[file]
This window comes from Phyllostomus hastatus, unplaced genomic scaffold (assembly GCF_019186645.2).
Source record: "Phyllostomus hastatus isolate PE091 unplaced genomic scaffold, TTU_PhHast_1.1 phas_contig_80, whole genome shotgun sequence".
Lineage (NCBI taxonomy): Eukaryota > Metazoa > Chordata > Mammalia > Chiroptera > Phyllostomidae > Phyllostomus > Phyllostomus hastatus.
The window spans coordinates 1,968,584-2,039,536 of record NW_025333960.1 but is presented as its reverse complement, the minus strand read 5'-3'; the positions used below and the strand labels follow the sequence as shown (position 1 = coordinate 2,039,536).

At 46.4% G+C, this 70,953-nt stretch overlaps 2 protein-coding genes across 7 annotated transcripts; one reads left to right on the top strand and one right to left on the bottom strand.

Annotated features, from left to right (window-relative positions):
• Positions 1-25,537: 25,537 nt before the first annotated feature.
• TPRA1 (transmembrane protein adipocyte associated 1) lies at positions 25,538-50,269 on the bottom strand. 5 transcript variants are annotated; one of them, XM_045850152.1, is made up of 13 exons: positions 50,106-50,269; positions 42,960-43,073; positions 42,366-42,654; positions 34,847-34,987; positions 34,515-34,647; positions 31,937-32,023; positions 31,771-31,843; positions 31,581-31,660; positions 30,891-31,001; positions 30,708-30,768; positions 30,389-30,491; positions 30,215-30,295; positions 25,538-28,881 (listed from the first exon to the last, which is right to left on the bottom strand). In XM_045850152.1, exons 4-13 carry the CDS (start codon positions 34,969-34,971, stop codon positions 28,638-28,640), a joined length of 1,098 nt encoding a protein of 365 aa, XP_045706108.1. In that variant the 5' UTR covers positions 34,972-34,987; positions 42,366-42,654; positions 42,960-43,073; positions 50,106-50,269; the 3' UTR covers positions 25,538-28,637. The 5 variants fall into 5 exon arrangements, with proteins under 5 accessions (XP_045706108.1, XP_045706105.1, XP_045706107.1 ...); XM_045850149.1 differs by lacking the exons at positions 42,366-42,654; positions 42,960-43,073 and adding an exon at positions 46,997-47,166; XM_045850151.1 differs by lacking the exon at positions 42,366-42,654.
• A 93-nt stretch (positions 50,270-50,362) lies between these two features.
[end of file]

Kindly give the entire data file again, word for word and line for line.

This window comes from Phyllostomus hastatus, unplaced genomic scaffold (assembly GCF_019186645.2).
Source record: "Phyllostomus hastatus isolate PE091 unplaced genomic scaffold, TTU_PhHast_1.1 phas_contig_80, whole genome shotgun sequence".
Lineage (NCBI taxonomy): Eukaryota > Metazoa > Chordata > Mammalia > Chiroptera > Phyllostomidae > Phyllostomus > Phyllostomus hastatus.
The window spans coordinates 1,968,584-2,039,536 of record NW_025333960.1 but is presented as its reverse complement, the minus strand read 5'-3'; the positions used below and the strand labels follow the sequence as shown (position 1 = coordinate 2,039,536).

At 46.4% G+C, this 70,953-nt stretch overlaps 2 protein-coding genes across 7 annotated transcripts; one reads left to right on the top strand and one right to left on the bottom strand.

Annotated features, from left to right (window-relative positions):
• Positions 1-25,537: 25,537 nt before the first annotated feature.
• TPRA1 (transmembrane protein adipocyte associated 1) lies at positions 25,538-50,269 on the bottom strand. 5 transcript variants are annotated; one of them, XM_045850152.1, is made up of 13 exons: positions 50,106-50,269; positions 42,960-43,073; positions 42,366-42,654; positions 34,847-34,987; positions 34,515-34,647; positions 31,937-32,023; positions 31,771-31,843; positions 31,581-31,660; positions 30,891-31,001; positions 30,708-30,768; positions 30,389-30,491; positions 30,215-30,295; positions 25,538-28,881 (listed from the first exon to the last, which is right to left on the bottom strand). In XM_045850152.1, exons 4-13 carry the CDS (start codon positions 34,969-34,971, stop codon positions 28,638-28,640), a joined length of 1,098 nt encoding a protein of 365 aa, XP_045706108.1. In that variant the 5' UTR covers positions 34,972-34,987; positions 42,366-42,654; positions 42,960-43,073; positions 50,106-50,269; the 3' UTR covers positions 25,538-28,637. The 5 variants fall into 5 exon arrangements, with proteins under 5 accessions (XP_045706108.1, XP_045706105.1, XP_045706107.1 ...); XM_045850149.1 differs by lacking the exons at positions 42,366-42,654; positions 42,960-43,073 and adding an exon at positions 46,997-47,166; XM_045850151.1 differs by lacking the exon at positions 42,366-42,654.
• A 93-nt stretch (positions 50,270-50,362) lies between these two features.